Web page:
Saturday, February 16, 2013

Excerpt #4: Yellow leaves mean too little water, but also...

On the other end of the scale, and another Secret of the Green Thumb, is soil dryness:


When whole leaves, usually the older ones, turn yellow, paper-bag tan, and wilt, this is almost always a sign that the soil is too dry.  And again, as with brown tips, yellow leaves can indicate a host of other problems, beginning with too much water in the soil.


This may seem very puzzling until you consider that constantly wet soil basically kills the roots;  if the roots aren't functioning to suck up water for the leaves, the leaves aren't getting any water, and they behave  the same as they would if the soil were too dry - in other words, they turn yellow.

Some of the other situations that can be signaled by yellow leaves are: humidity too high or low, too much light, too little light, mineral deficiency or toxicity, too much salt buildup in the soil, fungus, bacteria, bugs, and breakage.

A little confusing?  You'll notice that  the list of conditions indicated by brown tips and yellow leaves are almost the same.  No wonder people become discouraged when they try to find out what's wrong with their plants.  The operative concept here is 98% of the time, most of the time.  If  you  test for soil moisture as we've discussed,  and you think that too much or too little moisture might be the source of your problems, you change your watering, either by watering less/more, or less often/more often.  If the moisture level seems on target,  then you can begin to investigate other possibilities, which we'll be talking about as we go along.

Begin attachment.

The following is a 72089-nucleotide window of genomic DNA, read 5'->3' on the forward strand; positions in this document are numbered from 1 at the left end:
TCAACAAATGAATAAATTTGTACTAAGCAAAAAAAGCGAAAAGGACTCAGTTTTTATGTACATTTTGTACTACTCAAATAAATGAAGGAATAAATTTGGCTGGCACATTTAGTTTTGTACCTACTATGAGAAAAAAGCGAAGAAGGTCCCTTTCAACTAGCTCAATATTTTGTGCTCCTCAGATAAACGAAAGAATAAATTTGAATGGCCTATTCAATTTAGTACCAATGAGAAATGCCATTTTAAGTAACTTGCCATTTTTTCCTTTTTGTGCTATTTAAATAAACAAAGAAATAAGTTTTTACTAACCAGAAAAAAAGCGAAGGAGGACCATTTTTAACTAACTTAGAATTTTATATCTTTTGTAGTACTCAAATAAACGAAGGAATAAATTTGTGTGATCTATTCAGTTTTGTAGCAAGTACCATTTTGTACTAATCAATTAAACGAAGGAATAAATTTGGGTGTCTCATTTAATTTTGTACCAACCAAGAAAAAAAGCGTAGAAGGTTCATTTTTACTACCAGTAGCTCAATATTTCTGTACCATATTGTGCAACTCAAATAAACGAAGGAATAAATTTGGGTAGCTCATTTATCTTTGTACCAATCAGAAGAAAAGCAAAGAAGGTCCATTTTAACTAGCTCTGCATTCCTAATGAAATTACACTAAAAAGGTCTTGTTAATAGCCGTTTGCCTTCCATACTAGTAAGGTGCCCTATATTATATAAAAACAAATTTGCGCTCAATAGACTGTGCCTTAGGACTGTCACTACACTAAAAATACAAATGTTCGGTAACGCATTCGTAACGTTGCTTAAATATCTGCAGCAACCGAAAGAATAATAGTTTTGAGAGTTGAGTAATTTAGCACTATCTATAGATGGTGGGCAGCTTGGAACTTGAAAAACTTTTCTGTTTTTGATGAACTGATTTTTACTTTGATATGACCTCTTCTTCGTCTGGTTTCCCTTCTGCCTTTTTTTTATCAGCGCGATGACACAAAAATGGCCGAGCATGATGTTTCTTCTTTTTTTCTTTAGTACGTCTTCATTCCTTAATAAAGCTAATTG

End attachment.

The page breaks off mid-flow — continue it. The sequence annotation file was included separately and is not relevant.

(by Marlie Graves)